City, Arts and Public Spaces: Julia Bryan-Wilson

The Arts Research Center at UC Berkeley is participating in the ongoing campus initiative Global Urban Humanities: Engaging the Humanities and Environmental Design, which aims to bring the humanities into closer connection with disciplines that study the built environment to help address the complex problems facing today’s urban areas. To jump-start conversation for an upcoming working session, participants have been asked to “reflect upon a keyword that provokes, confuses, inspires, and/or annoys you in current thinking about urban and/or urban arts engagement.” This posting is by Julia Bryan-Wilson, Associate Professor of Modern and Contemporary Art at UC Berkeley.
Keyword: “Arts”
I’ve started to note what happens when “art” goes plural to become “arts,” as it has in the title “City, Arts, and Public Spaces”:  how, and in what contexts, does this multiplicity matter?  Art historians often assume that the definition of art in its singular form defaults to the realm of the visual, as if the concerns of, say, painting, photography, and sculpture are distinct from those of literature, music, or dance.  “The arts” is a convenient way to signal a more inclusive or multidisciplinary approach, one that widens out from a narrow understanding to include a host of creative practices—this is particularly important and timely given that so many artists themselves move between and beyond these categories.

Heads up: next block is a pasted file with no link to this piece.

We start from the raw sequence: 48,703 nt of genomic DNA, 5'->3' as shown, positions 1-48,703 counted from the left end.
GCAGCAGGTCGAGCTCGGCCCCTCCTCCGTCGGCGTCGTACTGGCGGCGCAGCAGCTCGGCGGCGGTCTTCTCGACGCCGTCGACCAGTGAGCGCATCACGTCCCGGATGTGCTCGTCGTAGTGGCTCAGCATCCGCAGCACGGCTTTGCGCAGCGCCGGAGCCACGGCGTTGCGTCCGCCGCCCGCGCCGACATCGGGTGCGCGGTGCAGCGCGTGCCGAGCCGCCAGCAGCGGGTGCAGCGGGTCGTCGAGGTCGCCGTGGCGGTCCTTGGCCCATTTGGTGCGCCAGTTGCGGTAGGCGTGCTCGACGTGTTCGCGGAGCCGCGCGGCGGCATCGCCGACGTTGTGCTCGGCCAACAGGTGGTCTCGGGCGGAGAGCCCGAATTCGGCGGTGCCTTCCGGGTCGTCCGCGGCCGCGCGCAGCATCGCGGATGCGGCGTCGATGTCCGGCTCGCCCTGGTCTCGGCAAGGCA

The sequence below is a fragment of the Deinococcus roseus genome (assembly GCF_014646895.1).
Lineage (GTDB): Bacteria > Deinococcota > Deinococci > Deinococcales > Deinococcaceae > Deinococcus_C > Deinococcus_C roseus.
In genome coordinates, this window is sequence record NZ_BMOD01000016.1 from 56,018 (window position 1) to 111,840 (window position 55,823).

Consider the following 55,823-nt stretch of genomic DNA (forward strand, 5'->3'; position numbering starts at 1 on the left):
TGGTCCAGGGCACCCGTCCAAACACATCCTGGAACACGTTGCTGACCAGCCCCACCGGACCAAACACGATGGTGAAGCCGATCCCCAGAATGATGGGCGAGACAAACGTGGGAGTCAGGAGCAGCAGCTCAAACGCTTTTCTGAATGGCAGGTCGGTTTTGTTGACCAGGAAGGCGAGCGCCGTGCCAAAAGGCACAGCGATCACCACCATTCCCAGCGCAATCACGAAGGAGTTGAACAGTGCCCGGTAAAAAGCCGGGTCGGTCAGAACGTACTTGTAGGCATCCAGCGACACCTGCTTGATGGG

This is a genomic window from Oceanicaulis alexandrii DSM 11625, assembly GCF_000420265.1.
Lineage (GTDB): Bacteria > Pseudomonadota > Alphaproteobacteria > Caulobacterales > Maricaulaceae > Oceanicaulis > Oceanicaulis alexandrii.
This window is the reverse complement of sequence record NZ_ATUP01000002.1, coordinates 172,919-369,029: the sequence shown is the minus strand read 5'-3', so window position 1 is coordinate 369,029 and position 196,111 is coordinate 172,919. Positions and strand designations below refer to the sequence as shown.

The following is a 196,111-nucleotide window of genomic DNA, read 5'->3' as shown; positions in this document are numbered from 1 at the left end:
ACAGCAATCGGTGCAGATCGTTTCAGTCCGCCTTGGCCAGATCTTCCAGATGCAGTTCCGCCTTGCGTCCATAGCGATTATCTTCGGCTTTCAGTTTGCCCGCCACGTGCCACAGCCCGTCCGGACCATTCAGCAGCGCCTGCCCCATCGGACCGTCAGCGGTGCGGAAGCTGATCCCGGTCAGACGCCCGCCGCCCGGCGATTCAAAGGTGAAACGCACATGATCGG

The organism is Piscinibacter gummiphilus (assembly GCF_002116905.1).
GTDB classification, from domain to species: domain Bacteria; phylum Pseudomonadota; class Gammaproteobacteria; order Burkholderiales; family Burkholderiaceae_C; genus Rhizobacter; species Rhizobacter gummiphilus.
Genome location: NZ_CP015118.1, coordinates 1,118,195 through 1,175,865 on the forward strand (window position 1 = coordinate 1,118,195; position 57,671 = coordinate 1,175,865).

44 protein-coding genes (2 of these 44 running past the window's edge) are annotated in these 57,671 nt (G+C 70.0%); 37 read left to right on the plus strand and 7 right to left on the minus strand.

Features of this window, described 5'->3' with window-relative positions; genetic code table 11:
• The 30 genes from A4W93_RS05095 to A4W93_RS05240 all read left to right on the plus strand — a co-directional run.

Because I am immersed in a research project on contemporary textiles, when I hear the word “arts” I also immediately think of its formerly common companion phrase, “and crafts.” Historically, “arts and crafts” has been connected to specific aesthetic and political movements; yet recently it has also become a short-hand for children’s after-school activities or summer-camp playtime.  I am intrigued by how the ghostly presence of craft techniques is often excised from current understandings of “the arts,” especially hobby or amateur formations.  When cultural creation intersects with contested notions of public spaces, how can we responsibly account for many modes of production along the high/low continuum?  What boundaries might we productively place around our definition of “the arts,” and which limits are unnecessarily constrictive?